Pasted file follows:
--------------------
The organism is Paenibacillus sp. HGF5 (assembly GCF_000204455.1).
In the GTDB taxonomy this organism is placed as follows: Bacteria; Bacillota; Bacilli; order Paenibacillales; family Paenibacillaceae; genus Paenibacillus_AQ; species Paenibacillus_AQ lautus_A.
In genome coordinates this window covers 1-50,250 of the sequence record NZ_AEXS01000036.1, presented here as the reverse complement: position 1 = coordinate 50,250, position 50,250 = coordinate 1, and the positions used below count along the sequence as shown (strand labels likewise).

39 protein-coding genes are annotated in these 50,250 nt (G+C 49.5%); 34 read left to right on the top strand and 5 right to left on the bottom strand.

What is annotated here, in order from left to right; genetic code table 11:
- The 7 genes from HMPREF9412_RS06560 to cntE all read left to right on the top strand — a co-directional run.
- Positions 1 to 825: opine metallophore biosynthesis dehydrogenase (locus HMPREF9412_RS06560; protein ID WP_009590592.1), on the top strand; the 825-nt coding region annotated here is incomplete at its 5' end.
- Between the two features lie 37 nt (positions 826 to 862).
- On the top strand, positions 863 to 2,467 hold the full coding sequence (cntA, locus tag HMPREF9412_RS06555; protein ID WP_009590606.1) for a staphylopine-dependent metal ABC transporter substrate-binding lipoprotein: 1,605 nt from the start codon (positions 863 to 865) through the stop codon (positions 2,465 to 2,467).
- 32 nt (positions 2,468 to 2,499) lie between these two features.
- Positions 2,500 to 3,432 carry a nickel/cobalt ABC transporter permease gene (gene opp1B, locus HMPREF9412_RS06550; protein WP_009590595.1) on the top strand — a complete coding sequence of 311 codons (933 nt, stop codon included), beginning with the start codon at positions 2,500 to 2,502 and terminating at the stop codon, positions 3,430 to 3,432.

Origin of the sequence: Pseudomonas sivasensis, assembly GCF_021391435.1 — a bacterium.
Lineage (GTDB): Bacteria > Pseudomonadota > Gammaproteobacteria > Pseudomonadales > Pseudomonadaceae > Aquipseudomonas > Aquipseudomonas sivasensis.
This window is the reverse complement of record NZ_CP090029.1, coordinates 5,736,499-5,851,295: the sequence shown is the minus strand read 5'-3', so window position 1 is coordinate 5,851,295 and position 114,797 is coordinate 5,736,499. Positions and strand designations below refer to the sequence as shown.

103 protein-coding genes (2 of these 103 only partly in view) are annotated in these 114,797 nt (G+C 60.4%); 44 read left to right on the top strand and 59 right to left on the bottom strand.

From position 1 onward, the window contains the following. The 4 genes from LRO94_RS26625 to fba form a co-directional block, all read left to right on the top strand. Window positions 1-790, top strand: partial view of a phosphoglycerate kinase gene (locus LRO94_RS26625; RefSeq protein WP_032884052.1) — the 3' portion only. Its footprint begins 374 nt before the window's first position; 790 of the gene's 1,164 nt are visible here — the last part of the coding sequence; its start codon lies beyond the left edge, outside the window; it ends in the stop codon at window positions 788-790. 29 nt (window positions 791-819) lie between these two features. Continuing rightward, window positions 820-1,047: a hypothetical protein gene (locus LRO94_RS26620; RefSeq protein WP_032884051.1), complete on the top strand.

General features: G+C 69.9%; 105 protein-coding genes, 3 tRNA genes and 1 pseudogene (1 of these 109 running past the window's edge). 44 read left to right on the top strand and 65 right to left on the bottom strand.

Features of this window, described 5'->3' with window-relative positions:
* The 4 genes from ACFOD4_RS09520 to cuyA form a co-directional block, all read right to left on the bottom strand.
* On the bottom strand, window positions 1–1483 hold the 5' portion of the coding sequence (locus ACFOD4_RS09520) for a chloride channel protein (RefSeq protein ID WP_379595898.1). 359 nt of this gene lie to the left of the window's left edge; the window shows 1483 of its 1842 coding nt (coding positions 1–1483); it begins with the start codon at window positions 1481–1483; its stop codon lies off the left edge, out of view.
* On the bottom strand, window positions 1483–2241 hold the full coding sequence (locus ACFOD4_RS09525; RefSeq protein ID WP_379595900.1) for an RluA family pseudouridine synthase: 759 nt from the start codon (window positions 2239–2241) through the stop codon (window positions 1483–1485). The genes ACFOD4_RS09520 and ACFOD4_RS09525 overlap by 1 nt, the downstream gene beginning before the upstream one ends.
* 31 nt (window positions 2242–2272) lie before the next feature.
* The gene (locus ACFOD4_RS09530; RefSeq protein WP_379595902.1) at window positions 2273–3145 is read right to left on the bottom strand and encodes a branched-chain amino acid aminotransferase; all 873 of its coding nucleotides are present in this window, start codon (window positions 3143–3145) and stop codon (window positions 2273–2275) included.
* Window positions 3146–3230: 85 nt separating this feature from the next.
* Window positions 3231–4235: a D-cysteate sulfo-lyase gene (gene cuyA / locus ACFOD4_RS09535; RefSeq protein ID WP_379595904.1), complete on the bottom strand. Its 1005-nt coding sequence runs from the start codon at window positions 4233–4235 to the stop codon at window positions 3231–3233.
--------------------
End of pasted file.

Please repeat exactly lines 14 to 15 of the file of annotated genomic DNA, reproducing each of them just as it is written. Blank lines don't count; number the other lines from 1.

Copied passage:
This window is the reverse complement of record NZ_CP090029.1, coordinates 5,736,499-5,851,295: the sequence shown is the minus strand read 5'-3', so window position 1 is coordinate 5,851,295 and position 114,797 is coordinate 5,736,499. Positions and strand designations below refer to the sequence as shown.

103 protein-coding genes (2 of these 103 only partly in view) are annotated in these 114,797 nt (G+C 60.4%); 44 read left to right on the top strand and 59 right to left on the bottom strand.